However, each person interviewed also noted that there was no Sheriff’s presence or Patrol activity after dark; indeed none after 4:00 p.m. Sheriff Kendall it seems has increased Patrol presence and activity during the daylight hours (8:00 to 4:00), in the initial “surge” that was predicted after the Declaration of Emergency. But that presences does not extend to the crucial and deadly hours of darkness. There’s no protection for the town after dark. Multiple townspeople said that Covelo continues to be left completely naked after 5 pm, just as before.

Steve McCormack is the tall and weatherbeaten owner and operator of Western Tire and Auto, one of two auto parts stores in the valley and the only tire repair facility within 50 miles. He told a visitor that his business and property have been victimized in a countless series of crimes over the years, all of them unsolved by the Sheriff’s Department. Recently, he said a drunk driver spun out and slammed into his store, crashing through a plate glass window. The drunk driver was loose in the community for over 4 hours before a sheriff’s deputy responded.

He did credit Kendall with a definite uptick in Sheriff’s Department activity during the day in the last weeks, but said “they were nowhere to be seen after dark”.

We also spoke with Selena, the personable owner of the Trading Post on the main drag in the heart of Covelo, and one of her regular customers, an elderly widow. This discussion proved quite enlightening on the topics of town activity, gossip, sheriff activity. Both Selena and her customer are long-time residents of the Valley and said that many things have degraded the quality of life and the life expectancy in recent years, including the takeover in the weed industry from legacy mom and pop operations into high-intensity indoor 24/7 365 grows that have lowered the water table, turned grows into armed security compounds and generally amped up criminal vagrancy and activity in the valley.

In addition, both women cited the lack of police presence in the form of regular Sheriff patrols as the single greatest change over the years, one that has degraded the social fabric of the community to the point where underage drinking and huffing of inhalants takes place on a nightly basis on Main Street. Here under the harsh orange glare of sodium-vapor streetlights, tribal kids ranging in age from 12 on up are smoking weed and worse, and then climbing into high-performance street-rods where they proceed to burn donuts into the wee hours, sometimes slamming into objects or people. These lawbreakers are completely oblivious to any police, because there are no sheriff patrols in Covelo after dark.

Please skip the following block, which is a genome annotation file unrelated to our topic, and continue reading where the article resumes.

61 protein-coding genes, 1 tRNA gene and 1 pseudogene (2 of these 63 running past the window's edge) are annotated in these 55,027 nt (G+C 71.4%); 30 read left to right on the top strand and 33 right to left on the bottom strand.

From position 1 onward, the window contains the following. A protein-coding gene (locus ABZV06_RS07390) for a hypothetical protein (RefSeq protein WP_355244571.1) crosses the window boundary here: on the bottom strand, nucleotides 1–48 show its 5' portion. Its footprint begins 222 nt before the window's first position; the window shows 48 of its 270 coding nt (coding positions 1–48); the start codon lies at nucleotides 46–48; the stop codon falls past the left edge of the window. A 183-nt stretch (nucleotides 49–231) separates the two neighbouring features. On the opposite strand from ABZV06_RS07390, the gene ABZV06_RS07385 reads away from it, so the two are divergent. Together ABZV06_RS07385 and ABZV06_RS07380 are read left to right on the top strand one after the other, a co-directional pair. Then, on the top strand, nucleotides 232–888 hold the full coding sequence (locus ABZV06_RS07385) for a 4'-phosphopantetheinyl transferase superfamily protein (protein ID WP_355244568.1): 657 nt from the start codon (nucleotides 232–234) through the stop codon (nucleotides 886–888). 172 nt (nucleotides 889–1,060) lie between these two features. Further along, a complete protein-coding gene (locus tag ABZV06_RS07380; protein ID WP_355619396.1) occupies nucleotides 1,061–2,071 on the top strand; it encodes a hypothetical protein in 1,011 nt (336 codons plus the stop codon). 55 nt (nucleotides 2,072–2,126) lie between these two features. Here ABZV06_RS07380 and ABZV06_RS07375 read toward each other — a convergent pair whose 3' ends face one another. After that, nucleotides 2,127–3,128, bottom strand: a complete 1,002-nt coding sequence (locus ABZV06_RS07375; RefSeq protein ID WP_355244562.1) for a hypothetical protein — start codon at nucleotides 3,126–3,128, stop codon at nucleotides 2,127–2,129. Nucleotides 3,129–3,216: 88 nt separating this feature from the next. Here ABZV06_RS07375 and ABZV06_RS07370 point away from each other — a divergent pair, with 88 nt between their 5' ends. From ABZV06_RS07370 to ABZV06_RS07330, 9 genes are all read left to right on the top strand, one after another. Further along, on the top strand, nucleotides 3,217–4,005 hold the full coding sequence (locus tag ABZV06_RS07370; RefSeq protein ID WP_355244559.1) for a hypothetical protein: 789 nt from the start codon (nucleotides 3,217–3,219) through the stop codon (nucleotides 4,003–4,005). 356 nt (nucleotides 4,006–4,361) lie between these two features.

It sounds like something out of a 1950s teenage melodrama with Mickey Rooney and James Dean, and it might be funny. Except that Selena and her older customer both describe in graphic detail how they are in fear for their lives after the sun sets and these miscreants take to their pipes and cars, and begin careening around the streets.

As for the main actor in this story – Sheriff Kendall, we are forced to surmise what his comments or reaction might be since he did not respond to repeated requests for comment. The silence from the Sheriff during a defining moment of crisis in his hometown is deafening.

One question that kept getting asked by townsfolk was: “Where is Kendall personally?” One shop owner asked why eight or nine deputies responded to a recent property crime on a ranch, but the murder of it native girl rated only three patrol cars. With Kendall missing-in-action, we can only guess what his answers might be. For the moment at least Sheriff Kendall has joined the rogues gallery of dysfunctional county officials that have made a decision not to respond to reporters and their constituents . Time will tell whether Kendall simply pulls his people out after the initial surge (as predicted by Cordova and McCormack) and things return back to “normal”. The normal, Alice in Wonderland neighborhood known as Mendocino County.

Andrew Scully
Andrew Scully
Articles: 25